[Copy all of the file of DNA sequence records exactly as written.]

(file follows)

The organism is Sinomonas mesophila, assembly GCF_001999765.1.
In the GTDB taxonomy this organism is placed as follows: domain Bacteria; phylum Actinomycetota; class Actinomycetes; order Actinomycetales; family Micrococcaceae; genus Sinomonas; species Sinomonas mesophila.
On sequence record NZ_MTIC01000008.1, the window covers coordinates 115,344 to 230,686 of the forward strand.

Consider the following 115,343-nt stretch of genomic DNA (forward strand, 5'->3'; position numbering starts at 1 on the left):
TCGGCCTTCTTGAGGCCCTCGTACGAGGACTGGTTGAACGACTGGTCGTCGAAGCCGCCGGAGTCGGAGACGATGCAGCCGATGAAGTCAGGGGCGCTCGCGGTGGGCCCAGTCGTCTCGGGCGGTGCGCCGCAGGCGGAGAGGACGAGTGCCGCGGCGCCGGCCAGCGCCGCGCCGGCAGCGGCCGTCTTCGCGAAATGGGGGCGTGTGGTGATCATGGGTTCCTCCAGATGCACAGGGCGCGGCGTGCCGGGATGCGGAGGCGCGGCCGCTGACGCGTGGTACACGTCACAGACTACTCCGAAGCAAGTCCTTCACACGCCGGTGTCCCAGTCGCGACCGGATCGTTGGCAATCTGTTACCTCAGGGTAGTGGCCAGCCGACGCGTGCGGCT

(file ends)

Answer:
The organism is Sinomonas mesophila, assembly GCF_001999765.1.
In the GTDB taxonomy this organism is placed as follows: domain Bacteria; phylum Actinomycetota; class Actinomycetes; order Actinomycetales; family Micrococcaceae; genus Sinomonas; species Sinomonas mesophila.
On sequence record NZ_MTIC01000008.1, the window covers coordinates 115,344 to 230,686 of the forward strand.

Consider the following 115,343-nt stretch of genomic DNA (forward strand, 5'->3'; position numbering starts at 1 on the left):
TCGGCCTTCTTGAGGCCCTCGTACGAGGACTGGTTGAACGACTGGTCGTCGAAGCCGCCGGAGTCGGAGACGATGCAGCCGATGAAGTCAGGGGCGCTCGCGGTGGGCCCAGTCGTCTCGGGCGGTGCGCCGCAGGCGGAGAGGACGAGTGCCGCGGCGCCGGCCAGCGCCGCGCCGGCAGCGGCCGTCTTCGCGAAATGGGGGCGTGTGGTGATCATGGGTTCCTCCAGATGCACAGGGCGCGGCGTGCCGGGATGCGGAGGCGCGGCCGCTGACGCGTGGTACACGTCACAGACTACTCCGAAGCAAGTCCTTCACACGCCGGTGTCCCAGTCGCGACCGGATCGTTGGCAATCTGTTACCTCAGGGTAGTGGCCAGCCGACGCGTGCGGCT